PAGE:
How The US Response Turns 'Failed' Terrorist Attacks Into Successes

from the playing-the-game-they-want dept

Terrorism is a serious issue. No one's trying to downplay the fact that some very angry individuals are trying to kill an awful lot of Americans (and others as well). However, what's amazing is how incredibly bad the US appears to be at this particular game of chess. Robert Wright recently had a bit of an eye-opening discussion of how the US appears to have played into Al Qaeda's plan at almost every turn. It's another case of the US simply not understanding how to respond to a distributed threat, rather than a centralized one. The whole business is based on getting the US to overreact and overspend and get it caught in a quagmire that causes additional problems. And, increasingly, it looks like that's exactly what's happened.

Along those lines, Bruce Schneier highlights how the US response fits right into Al Qaeda's plans, since our response is quite costly, while the attacks are really, really cheap. He points to an article in Foreign Policy that explains how the TSA's security policies are exactly what Al Qaeda wants. It's not about killing Americans or even "terrorizing" them. It's about trying to get the country spending more and more to try to stop the impossible -- leading to a bankrupting of the overall economy. Now, I will say that this goal is probably a lot more difficult to reach than Al Qaeda probably thinks, but it's no excuse for the US government following through and helping Al Qaeda.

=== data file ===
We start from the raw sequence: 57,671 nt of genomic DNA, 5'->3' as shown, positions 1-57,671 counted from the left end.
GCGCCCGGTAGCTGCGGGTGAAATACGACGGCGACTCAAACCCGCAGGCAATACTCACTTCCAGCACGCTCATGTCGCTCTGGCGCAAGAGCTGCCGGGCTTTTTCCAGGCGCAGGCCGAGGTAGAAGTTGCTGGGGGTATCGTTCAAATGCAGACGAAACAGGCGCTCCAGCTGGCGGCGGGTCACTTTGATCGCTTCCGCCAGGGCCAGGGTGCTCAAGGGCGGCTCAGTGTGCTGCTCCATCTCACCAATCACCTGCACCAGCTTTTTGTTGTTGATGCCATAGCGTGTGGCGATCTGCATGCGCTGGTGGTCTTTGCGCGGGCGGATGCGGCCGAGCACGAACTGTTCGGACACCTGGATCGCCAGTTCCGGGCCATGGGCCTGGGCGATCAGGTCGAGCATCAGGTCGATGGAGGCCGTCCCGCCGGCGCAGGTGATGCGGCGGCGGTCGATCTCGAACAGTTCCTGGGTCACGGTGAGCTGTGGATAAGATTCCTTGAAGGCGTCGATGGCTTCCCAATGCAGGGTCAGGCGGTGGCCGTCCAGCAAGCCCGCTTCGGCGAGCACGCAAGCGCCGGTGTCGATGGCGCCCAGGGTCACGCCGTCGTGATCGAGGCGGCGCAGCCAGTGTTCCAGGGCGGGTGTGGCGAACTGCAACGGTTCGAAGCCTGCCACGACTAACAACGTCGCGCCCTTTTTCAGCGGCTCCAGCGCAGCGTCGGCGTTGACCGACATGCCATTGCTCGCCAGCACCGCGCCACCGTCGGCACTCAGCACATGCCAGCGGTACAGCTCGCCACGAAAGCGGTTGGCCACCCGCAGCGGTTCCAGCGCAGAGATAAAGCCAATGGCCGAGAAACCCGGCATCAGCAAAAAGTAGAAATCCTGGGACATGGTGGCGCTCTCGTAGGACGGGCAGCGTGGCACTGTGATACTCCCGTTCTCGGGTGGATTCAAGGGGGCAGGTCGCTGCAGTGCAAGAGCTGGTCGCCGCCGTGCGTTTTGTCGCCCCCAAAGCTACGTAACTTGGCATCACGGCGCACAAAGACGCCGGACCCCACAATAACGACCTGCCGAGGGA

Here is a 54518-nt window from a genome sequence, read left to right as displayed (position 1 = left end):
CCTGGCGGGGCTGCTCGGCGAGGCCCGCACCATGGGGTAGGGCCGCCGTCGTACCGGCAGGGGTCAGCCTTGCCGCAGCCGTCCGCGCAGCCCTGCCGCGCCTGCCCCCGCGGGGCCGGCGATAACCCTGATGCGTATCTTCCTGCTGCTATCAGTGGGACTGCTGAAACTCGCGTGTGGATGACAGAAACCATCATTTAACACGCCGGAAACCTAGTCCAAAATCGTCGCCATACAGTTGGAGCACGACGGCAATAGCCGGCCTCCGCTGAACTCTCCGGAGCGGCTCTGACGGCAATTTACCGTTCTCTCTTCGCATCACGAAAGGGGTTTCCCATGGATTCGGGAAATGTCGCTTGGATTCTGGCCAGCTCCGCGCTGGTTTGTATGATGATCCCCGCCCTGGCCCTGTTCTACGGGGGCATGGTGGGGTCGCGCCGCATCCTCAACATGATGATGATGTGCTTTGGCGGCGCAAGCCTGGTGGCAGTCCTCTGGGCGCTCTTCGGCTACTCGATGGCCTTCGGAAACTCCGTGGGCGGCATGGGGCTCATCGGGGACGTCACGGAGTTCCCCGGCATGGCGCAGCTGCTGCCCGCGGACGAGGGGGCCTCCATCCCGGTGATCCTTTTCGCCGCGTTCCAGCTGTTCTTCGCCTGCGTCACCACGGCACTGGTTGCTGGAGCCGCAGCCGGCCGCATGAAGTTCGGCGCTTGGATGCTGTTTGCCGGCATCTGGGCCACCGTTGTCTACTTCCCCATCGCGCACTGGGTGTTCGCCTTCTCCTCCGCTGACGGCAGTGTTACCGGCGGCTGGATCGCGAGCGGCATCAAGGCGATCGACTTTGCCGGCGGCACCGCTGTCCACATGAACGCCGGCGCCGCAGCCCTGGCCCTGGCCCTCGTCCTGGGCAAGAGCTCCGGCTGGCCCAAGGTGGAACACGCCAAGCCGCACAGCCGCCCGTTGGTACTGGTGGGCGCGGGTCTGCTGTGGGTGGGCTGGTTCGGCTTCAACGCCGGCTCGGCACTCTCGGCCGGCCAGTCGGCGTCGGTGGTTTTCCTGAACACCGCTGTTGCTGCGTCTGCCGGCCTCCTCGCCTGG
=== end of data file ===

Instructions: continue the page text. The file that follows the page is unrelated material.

But the really striking thing about all of this is that you realize how the US has turned each failed attack into a success for Al Qaeda. A clueless guy can't light his underwear on fire to take down an airplane? We spend billions in totally ineffective and intrusive TSA security procedures and machines that wouldn't have even caught that guy.

What we're doing is creating a circular situation where all we're doing is encouraging more ridiculous attacks by Al Qaeda. Even when they don't succeed, the fact that we're costing the country so much in silly security theater encourages Al Qaeda to do more -- and (perhaps) to get more ridiculous each time, knowing that we'll continue to overreact and spend ourselves silly to try to prevent another guy from trying to light his underwear on fire on a plane. Outspending (massively) an enemy worked when that enemy was the Soviet Union -- a centralized bureaucracy that simply couldn't keep up. But this is a very different beast, and responding using the same basic thought process isn't helping. It's making matters worse. As Wright notes in that first article: "We’re creating them faster than we’re killing them." And spending orders of magnitude to do so. Forget the fact that this isn't sustainable. It's just downright stupid from a strategic standpoint.

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  1. identicon
    Anonymous Coward, 2 Dec 2010 @ 7:15am

    im not so sure you understand something here...

    since theres been so many people saying this from the very beginning, and its so incredibly obvious, I dont think the situation is really what you think it is.

    consider this possibility instead: The attack was welcomed by those in power cause it let them spend what they wanted to spend. They were just looking for excuses to give money to their pals.

    Just assume that the outcome, where the rich get richer, and the friends of those in power gain additional power was the intended outcome and the US "response" to everything makes the most sense possible.

    There have been no mistakes in the response. This is exaclty what they wanted all along.

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